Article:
The user can call an audible at the line of scrimmage, but no hot routes or blocking adjustments.

The player snaps the ball by holding one or both triggers on the VR controller, then stand in the pocket and scan the defense. When you decide who to throw to, you make a throwing motion with your throwing hand and release the trigger button to let go of the ball. Then you just watch and hope that your receiver catches it, and that it isn't tipped or intercepted by the defense. And when I first started playing, I had to do a lot of hoping.

There's a lot of practice that will go into training your throwing motion to get accurate throws. I think I eventually figured out that a big part of my problem is that my throwing wrist was rotated outwards a little bit (more like I was throwing a baseball), so my throws were often sailing off to the side. I had to practice for a while to get my wrist positioning correct. The mini-camp drills were very effective for practicing and correcting this problem with my body mechanics.

I also had some trouble with "looking at" my target receiver. As I understand it, the user needs to be looking at the receiver you want to throw to in order for the pass to be accurate. Otherwise, you'll just drill the ball into the ground, or sail it into the 2nd row of the stands. A good way to (retroactively) know if you were looking at the right receiver is when reviewing the plays from the sideline. If the play outcome says "no target", it means you weren't looking in the right place, and the game couldn't tell who you were trying to throw to.

There is a high learning curve for throwing accurate passes.

According to Reddit, this may be an issue with the PSVR2's eye tracking. Disabling the eye-tracking supposedly fixes it. It worked for me, and my play improved considerably. Towards the end of the season, I tried turning the eye tracking back OFF in the headset options to see if it made a difference. For a few drives, I couldn't complete a single pass, but then in the second half of the game, I was accurate again, even though eye tracking was still OFF. So it might be an intermittent bug. In my experience, if looking at a receiver causes a colored spotlight to highlight him (pre-snap or post-snap), then eye-tracking is working correctly; otherwise, passes will not be accurate.

Speaking of the green, orange, and red highlights over receivers: I'm not sure what the different colors are supposed to mean. Is the red receiver the primary receiver? Or an alert? What do the orange highlights mean? If red is the primary, then is orange an alert or checkdown? Or does the color indicate the difficulty of the coverage against that receiver? It would be nice if the game explained some of this stuff. I can't find any kind of in-game manual or anything explaining any of the mechanics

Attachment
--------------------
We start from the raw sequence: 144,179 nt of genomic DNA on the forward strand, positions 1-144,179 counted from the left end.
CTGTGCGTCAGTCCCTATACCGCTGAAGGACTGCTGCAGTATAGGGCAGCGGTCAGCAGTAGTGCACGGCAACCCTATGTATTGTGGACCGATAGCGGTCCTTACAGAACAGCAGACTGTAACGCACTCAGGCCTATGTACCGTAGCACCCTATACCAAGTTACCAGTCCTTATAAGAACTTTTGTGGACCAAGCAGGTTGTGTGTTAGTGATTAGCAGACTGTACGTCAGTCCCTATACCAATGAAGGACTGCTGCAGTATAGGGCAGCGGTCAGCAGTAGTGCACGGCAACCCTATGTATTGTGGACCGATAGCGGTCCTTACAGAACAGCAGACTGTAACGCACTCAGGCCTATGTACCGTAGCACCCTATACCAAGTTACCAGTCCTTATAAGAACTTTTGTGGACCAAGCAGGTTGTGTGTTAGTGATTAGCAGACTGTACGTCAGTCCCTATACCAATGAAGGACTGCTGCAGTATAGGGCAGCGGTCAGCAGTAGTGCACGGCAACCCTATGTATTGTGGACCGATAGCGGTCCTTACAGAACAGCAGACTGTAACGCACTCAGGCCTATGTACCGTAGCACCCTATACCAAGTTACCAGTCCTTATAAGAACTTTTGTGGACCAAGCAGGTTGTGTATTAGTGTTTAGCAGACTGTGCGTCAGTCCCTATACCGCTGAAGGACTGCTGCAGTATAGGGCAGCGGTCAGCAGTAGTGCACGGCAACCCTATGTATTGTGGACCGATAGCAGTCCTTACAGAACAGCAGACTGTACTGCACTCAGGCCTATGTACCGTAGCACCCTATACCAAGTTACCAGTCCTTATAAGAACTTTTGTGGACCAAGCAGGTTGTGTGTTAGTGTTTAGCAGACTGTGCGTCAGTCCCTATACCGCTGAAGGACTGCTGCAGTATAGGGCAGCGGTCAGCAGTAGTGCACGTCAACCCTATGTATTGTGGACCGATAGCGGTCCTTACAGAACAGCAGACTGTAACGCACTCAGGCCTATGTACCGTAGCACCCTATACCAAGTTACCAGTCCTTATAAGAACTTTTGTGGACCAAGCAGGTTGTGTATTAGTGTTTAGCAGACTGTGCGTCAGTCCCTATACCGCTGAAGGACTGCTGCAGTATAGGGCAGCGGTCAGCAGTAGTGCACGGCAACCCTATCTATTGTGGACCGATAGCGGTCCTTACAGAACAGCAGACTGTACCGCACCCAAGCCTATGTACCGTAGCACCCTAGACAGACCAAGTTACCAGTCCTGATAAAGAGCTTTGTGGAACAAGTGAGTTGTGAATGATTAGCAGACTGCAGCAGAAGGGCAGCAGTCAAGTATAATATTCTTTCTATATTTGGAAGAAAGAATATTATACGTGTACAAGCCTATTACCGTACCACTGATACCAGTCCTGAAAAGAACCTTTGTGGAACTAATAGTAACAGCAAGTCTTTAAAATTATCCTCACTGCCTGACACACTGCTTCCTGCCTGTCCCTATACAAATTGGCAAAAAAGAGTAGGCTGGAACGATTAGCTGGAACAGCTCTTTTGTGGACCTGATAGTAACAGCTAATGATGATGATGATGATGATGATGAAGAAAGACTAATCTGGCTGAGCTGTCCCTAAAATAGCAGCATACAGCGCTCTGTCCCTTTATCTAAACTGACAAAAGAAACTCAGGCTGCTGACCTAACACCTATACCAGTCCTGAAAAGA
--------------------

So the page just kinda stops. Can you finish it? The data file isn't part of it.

In any case, my first couple practice games were not pretty to behold. In my first match, I went 3 of 22 for 5 yards, an interception, 2 sacks, and a dreadful quarterback rating of 22. My second match went a little bit better. I hit 6 of 22 for 58 yards, 2 sacks, and almost doubled my QBR to 42. I also tacked on well over 50 rushing yards.

And yes, you can and will be sacked. The game seems to give a generous amount of time in the pocket, especially on the standard difficulty, but you'll still have to try to get the ball off by your 2nd or 3rd read, or else you'll have a rabid defensive end blindsiding you. The game is generous enough to not animate the player character falling to the ground, as this could be very disorienting and potentially nauseating in VR. Instead, if you are sacked (or tackled), the screen will simply turn red and the play will end. I don't think there's any amount of force feedback in the world that could simulate the experience of being blindsided by Myles Garrett or a Bosa brother.

Get the ball out quick, before the pass rush gets to you!

Everyone is Mahomes

You can run the ball too! In fact, QB runs seem like they may be a bit overpowered. When creating your character, there are no options to set your speed. You can only set your height and general body build (heavy, average, or thin), and also your gender. So the player is basically able to scramble and run like Pat Mahomes, and the defense is slow to react to a QB run and ill-prepared to defend against the user running the ball yourself (even in designed QB runs). The lack of robust QB running mechanics kind of makes the choice of Lamar Jackson as the cover athlete feel perplexing. They didn't chose a drop-back passer like Tom Brady, Matt Stafford, or Justin Herbert to grace the cover. They chose a QB who is as much a running back as he is a quarterback.

QB runs are overpowered.

So you can scramble for big gains fairly easily, and there are designed QB draws, and even some read option plays that are practically guaranteed first downs. It's ironic because these plays aren't even executed correctly to begin with. The offensive line won't be blocking read options correctly. They won't leave the outside rusher un-blocked for the QB to read, so it's always viable to just takeoff and hit the edge before that end rusher breaks his block. And even if you do hand off the ball, the running back will cut back towards the read defensive end anyway, which defeats the purpose of handing it off to begin with.